Introducing a robust information security policy for a company’s website means it should clearly state several things:

Purpose: Clearly defining the rationale behind its existence.

Objectives: Explicitly outlining the goals the policy aims to achieve.

Scope: Defining the boundaries within which the policy operates and delineating areas it does not cover.

Requirements: Precisely detailing the expectations and stipulations to assets falling within the policy.

Controls: Establishing the necessary measures and protocols to fulfill these requirements effectively.

Responsibilities: Allocating and defining roles and accountabilities regarding the policy’s implementation and adherence.

To check the effectiveness and accuracy of these controls, engaging an auditor or employing auditing techniques can be useful. An external perspective often proves invaluable in identifying potential flaws within processes and controls and enhances overall security measures.

Keeping up with compliance

Ensuring compliance with state, federal, and international laws while avoiding legal issues necessitates a commitment to transparency with users. Clarity and visibility in your privacy and cookie policies is one way to demonstrate a respectful approach toward handling users’ sensitive data. Additionally, adhering to industry standards and global website regulations is paramount.

Legal requirements for websites vary based on industry involvement and data collection nature, demanding tailored compliance approaches. Automated tools play a crucial role by assessing a website’s code and content, flagging accessibility concerns, and offering guidance for rectification. They streamline processes for developers and content creators, catching nuanced errors that might otherwise go unnoticed.

For a comprehensive accessibility assessment, employing a combination of automated tools and non-technical tests is vital. While automated checkers efficiently review content and underlying code, they might not detect every accessibility issue. Therefore, complementing them with manual assessments — such as content review, keyboard testing, and screen reader usage — ensures a more inclusive and accessible website for all users.

Incident response plan

Only 21% of UK businesses have a formal incident response plan in place. Irrespective of the strength of your cybersecurity defences, acknowledging the possibility of vulnerabilities is crucial as they might provide entry points for cybercriminals to breach your network.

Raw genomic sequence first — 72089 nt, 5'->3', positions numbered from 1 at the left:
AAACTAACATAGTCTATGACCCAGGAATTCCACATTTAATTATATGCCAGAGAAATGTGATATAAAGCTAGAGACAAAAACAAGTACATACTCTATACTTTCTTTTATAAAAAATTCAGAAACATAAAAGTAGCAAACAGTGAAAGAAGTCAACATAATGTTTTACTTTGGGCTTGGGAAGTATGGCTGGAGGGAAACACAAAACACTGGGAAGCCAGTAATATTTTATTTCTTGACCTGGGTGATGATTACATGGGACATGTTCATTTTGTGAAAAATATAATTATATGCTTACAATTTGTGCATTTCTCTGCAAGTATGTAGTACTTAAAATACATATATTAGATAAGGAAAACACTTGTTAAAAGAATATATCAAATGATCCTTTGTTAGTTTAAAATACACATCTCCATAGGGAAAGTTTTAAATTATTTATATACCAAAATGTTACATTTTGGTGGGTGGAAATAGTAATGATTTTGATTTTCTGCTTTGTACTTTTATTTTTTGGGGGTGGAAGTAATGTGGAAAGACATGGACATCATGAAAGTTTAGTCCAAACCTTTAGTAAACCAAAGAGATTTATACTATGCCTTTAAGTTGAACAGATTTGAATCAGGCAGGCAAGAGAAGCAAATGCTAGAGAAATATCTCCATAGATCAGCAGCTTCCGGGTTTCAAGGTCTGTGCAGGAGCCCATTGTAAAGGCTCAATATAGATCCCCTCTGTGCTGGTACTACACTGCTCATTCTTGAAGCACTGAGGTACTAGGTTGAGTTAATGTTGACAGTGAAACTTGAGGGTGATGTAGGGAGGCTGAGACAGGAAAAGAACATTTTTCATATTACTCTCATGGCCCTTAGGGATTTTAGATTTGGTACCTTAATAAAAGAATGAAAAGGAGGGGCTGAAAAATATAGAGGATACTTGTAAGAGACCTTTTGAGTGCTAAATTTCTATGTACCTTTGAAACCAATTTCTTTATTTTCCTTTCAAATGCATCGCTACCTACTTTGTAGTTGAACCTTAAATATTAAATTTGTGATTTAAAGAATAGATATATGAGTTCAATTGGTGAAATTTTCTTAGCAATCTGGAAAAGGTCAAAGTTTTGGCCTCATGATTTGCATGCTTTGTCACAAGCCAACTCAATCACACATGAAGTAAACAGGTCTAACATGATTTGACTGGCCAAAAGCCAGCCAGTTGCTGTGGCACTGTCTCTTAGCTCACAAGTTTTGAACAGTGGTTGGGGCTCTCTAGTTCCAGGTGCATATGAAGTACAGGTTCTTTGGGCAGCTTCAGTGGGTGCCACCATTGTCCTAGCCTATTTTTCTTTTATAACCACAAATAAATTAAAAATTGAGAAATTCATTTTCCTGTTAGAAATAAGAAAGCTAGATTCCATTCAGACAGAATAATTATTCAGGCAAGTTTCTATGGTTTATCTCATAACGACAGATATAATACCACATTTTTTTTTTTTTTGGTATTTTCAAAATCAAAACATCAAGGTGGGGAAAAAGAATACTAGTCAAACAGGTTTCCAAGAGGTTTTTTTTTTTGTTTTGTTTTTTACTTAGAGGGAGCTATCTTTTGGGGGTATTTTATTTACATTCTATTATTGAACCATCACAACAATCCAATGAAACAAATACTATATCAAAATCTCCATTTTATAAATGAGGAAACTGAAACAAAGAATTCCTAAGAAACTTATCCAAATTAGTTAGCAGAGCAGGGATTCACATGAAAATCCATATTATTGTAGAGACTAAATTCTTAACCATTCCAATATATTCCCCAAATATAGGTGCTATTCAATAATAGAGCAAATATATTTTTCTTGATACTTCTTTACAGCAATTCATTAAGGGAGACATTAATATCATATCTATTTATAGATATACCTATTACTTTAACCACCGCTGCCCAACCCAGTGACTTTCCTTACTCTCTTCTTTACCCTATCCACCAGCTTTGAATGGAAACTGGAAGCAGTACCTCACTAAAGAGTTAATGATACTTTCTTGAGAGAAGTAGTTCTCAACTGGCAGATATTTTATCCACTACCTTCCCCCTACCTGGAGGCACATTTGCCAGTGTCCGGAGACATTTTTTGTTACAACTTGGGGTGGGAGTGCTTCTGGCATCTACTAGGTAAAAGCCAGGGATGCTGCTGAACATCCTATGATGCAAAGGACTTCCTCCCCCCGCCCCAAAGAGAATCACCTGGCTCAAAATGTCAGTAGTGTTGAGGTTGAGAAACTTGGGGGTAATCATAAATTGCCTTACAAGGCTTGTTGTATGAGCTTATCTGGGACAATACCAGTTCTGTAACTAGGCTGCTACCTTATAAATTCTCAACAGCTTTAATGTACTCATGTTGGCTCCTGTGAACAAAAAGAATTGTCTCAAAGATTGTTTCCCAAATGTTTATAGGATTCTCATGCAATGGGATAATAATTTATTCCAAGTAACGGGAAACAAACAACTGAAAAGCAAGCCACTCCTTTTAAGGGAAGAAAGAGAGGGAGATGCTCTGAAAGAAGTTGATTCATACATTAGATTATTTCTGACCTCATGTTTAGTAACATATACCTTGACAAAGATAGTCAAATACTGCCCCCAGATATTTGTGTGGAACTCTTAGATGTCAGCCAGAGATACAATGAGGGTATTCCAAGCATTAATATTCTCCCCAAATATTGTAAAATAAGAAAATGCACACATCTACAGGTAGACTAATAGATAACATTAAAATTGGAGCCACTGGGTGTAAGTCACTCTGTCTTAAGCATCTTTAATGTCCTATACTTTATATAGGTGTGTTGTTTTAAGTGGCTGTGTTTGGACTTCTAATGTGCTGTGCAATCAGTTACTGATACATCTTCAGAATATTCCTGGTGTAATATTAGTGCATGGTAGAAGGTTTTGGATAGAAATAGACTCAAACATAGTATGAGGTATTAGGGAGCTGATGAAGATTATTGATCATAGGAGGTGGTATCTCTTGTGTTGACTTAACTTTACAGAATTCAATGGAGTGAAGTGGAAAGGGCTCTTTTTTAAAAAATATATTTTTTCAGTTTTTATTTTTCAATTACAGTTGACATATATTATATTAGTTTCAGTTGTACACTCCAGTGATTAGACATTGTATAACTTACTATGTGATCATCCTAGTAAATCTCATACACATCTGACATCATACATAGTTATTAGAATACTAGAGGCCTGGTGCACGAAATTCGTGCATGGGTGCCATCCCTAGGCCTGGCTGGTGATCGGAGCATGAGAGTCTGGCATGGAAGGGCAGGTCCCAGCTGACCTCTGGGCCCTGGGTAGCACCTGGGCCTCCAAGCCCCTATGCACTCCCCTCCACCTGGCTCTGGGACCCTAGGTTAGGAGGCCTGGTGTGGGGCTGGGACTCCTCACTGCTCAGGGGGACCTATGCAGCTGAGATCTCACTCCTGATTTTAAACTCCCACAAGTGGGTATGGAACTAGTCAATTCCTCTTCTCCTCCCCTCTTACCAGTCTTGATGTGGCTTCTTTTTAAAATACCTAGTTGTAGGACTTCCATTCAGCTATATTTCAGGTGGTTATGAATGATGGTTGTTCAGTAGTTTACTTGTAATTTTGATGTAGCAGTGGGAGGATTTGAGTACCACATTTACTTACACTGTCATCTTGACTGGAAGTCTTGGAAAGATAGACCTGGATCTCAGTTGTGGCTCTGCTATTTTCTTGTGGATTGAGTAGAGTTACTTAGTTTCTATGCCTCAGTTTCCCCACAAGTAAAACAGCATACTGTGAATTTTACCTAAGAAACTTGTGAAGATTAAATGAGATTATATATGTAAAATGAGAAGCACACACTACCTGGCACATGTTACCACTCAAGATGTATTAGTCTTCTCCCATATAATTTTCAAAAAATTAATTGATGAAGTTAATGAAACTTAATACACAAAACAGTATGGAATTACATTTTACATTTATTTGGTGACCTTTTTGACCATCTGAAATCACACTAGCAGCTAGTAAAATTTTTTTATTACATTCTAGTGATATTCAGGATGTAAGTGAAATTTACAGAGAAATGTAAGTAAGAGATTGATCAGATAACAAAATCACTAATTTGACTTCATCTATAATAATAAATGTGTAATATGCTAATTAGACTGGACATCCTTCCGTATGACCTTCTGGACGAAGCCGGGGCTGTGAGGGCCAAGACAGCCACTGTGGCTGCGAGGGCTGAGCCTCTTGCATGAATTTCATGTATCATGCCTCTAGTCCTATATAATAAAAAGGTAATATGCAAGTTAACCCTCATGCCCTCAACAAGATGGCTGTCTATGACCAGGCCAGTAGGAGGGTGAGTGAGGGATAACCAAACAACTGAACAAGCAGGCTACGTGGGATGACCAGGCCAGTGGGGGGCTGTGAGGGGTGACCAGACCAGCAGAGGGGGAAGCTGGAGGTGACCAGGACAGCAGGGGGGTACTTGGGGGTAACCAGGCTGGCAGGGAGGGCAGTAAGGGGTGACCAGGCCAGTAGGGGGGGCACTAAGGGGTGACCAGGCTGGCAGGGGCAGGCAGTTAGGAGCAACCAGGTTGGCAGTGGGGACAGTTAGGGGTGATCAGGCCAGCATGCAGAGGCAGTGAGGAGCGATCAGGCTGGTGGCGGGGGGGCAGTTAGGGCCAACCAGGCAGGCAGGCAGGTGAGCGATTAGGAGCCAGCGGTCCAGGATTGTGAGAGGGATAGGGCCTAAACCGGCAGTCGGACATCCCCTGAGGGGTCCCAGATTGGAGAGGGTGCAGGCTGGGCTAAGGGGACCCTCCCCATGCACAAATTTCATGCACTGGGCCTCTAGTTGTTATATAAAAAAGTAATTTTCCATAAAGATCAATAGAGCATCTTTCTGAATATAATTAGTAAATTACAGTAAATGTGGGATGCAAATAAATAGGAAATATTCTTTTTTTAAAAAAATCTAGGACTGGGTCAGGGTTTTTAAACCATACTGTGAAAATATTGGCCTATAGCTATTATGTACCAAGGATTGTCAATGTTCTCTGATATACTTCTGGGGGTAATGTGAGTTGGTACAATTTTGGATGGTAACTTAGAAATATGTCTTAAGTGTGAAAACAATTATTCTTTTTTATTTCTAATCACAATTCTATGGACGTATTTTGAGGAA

To proactively address potential attacks, pinpointing the company’s most critical assets is key. This empowers the incident response team to swiftly prioritise efforts in case of an attack. Identifying vulnerabilities and critical assets enables quicker containment and mitigation of consequences, as the team knows precisely where to focus their efforts.

Consider securing adequate data backup resources to accommodate essential documents and information. Implementing automatic backups and assigning responsibility to an individual or team streamlines this process.

In the event of an attack, immediate identification of compromised third-party data necessitates prompt notification. Uncertainty regarding affected parties should prompt broader notifications to ensure anyone potentially impacted is informed.

Public disclosure becomes essential if the attack significantly impacts other stakeholders within the company. Timely and transparent communication with the public enables proactive management of ensuing circumstances.

Post-incident, conducting a comprehensive analysis is crucial to understand the incident’s causes and implement necessary measures for enhanced future protection.

Though testing an incident response plan without an incident is challenging, creating a test environment facilitates plan execution. This practice helps unveil any discrepancies or deficiencies, allowing for timely revisions and improvements to the plan.

Regular revisiting and updating of the incident response plan, preferably once or twice annually, ensure its ongoing relevance and readiness for implementation when needed.

Daniel Pearson
Daniel Pearson
CEO at Knownhost